Sunday, April 18, 2010


Today was the Centennial Celebration at church, which meant that after services everyone gathered in the Family Life Center for lunch catered by Dover's own Dewayne's Bar-B-Q and Grill. Dewayne's brought their famous bar-b-q sandwiches, hot dogs for the kids. The women of the church took care of the rest, the rest being about twenty variations of potato salad, at least fifteen of pasta salad, and two whole tables of deserts. To drink everyone had the choice of tea or sweet tea.

At the front of the room on the stage was a table set for the current and former pastors of our church. The tables set up on the basketball courts with purple napkins and silk spring flowers were filled with kids clamoring to get at the desert table and parents (me included) trying to get something healthy in them first. My progression was first cole slaw, then potato salad, potato chips, finally a hot dog which Story ate but only after removing it from the bun and slathering it in mustard (that's the Chicago in him), finally, exasperation setting in, desert, which he also dipped in mustard-and ate. There were a couple pairs of new grandparents who looked like they would never stop smiling walking around and showing a picture to anyone who hadn't seen. It's baby season here. The older members of the church smiled at the kids, who for the most part took no notice that they were being admired and went right on flying around the room, the older ones pleading with their parents to let them have a friend over to continue playing, the friend standing right behind them with their hands clasped bouncing up and down ever so slightly.

After eating they got the microphone out so that the pastors could say a few words, then the floor was opened up to their congregation. People went around and shared their memories about the church. One woman remembered how both her parents were baptized in the church. The pastors used to link arms with the husbands and together they would dunk the wives. People talked about the little white church that preceded the much larger church that is on the lot now. Mr. Sandy was running the microphone to different people as they raised their hands. "Anyone else?" he'd ask. "Anyone closer than Donald?" And everyone would laugh. Finally he started running out of people and Mrs. Pfeifer stood up. She's about as old as the hills, and much shorter so you couldn't see her right away when she stood. She's the archetype of the "church lady." She has been going to the church probably for as long as anyone can remember and she's always pulling you aside and making sure that you're doing okay, and that the kids are doing okay. Sometimes she has a fresh flower on her lapel. She's a joy. When Sandy got her the microphone she talked about what the church was like when she started attending. At one point her granddaughter came up to her and gave her a hug. Mrs. Pfeifer gave her a kiss and stood with her arm around her as she continued talking. Everyone was straining to hear what she had to say, but even so it was hard with the sugar setting in and all the kids getting antsy. When she passed the microphone off and sat down everyone continued to look at her for a fraction of a second, she's a good Christian woman.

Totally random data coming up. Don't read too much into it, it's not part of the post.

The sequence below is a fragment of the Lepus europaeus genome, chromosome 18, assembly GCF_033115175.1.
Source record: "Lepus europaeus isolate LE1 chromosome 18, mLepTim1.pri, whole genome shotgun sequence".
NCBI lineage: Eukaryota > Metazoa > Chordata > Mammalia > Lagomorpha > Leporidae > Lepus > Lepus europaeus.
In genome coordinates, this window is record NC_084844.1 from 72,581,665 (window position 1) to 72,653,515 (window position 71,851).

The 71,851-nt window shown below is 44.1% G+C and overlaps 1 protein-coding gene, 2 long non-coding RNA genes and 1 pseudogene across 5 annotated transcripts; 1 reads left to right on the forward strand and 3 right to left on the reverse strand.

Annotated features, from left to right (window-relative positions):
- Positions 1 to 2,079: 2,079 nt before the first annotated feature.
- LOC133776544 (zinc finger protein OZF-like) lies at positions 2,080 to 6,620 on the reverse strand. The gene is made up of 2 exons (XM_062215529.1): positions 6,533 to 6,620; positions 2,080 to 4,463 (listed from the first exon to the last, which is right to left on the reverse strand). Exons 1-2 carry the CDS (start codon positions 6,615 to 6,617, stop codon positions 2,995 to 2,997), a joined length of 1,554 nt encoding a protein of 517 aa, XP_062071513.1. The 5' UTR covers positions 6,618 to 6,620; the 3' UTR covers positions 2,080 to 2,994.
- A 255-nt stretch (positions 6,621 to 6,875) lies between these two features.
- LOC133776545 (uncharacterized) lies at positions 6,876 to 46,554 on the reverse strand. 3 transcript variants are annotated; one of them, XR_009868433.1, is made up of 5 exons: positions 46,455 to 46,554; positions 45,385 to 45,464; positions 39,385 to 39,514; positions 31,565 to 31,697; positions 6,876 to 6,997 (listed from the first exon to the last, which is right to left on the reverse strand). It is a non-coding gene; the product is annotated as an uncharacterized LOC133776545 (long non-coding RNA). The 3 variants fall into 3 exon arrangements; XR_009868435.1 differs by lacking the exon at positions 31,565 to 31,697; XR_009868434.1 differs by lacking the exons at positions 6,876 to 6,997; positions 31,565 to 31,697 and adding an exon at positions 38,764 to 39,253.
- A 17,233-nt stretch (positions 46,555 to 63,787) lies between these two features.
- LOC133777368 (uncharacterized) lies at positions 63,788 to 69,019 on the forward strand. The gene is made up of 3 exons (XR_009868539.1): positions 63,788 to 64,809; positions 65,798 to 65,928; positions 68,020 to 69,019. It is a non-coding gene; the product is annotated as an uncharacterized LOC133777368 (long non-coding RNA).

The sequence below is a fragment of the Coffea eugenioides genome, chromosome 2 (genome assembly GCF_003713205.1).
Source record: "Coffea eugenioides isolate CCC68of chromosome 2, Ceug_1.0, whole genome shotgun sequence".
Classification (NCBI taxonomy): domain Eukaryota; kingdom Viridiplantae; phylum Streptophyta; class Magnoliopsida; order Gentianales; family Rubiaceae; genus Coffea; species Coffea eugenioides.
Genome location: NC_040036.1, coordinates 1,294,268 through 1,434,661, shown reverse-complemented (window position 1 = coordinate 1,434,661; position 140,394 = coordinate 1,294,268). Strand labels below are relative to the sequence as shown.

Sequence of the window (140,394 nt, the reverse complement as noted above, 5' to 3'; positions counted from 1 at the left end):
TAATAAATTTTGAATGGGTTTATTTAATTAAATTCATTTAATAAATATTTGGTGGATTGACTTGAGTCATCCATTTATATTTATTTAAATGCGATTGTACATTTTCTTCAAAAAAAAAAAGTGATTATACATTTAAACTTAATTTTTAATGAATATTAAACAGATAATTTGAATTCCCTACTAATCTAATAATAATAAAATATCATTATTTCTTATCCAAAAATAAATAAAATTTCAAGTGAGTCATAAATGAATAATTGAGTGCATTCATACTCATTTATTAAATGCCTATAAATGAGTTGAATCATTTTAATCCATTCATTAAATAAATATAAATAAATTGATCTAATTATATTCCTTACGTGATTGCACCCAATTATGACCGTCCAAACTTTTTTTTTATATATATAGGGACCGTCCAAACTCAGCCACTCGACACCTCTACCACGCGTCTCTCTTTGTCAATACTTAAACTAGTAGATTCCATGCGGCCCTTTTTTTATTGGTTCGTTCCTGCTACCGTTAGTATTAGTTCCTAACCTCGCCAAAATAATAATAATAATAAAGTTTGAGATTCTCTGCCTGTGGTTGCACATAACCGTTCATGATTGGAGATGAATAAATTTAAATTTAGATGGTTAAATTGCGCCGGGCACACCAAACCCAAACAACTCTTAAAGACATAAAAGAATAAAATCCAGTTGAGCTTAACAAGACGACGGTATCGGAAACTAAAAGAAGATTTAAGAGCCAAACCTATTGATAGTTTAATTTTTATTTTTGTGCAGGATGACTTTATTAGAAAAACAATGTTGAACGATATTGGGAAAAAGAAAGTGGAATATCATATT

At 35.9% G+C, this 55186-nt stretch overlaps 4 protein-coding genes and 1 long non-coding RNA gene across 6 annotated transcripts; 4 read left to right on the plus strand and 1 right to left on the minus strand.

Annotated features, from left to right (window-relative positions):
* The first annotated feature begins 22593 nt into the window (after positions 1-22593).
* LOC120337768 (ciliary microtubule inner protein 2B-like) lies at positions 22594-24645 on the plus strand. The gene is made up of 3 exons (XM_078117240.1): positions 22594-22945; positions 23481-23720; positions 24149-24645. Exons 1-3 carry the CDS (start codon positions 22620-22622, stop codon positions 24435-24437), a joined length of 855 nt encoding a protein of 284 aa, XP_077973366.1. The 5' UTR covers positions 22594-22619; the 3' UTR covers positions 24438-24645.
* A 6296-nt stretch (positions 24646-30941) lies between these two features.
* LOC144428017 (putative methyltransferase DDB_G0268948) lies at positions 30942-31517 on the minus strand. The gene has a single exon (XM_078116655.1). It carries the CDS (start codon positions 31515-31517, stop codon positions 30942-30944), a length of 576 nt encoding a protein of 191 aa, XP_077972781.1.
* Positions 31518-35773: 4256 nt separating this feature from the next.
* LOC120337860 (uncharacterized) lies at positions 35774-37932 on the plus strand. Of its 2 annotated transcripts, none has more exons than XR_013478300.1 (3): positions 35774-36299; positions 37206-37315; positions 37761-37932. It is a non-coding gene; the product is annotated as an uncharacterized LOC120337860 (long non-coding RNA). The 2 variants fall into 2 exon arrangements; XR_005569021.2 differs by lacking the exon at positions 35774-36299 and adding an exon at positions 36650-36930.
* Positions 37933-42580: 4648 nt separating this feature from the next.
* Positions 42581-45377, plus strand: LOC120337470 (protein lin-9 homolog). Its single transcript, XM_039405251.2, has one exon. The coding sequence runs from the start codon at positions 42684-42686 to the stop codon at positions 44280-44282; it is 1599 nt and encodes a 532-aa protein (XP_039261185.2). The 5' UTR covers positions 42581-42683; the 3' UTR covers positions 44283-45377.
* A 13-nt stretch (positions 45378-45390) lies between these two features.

Driving home with Story in tow I thought about the growth of a tiny country church, of all the elders who had watched it grow and all the children who will, hopefully, grow with it. I thought it was a nice day, and it is nice to be a part of something with history, something positive, something whose members have the capability of preparing that many variations of a dish that is basically potatoes, mayonnaise, and mustard. I must have eaten my weight in potato salad, which I don't really even like but curiosity got the better of me. When I got home Story and I took a nap. I'm proud to call myself a member of First Baptist, Dover.

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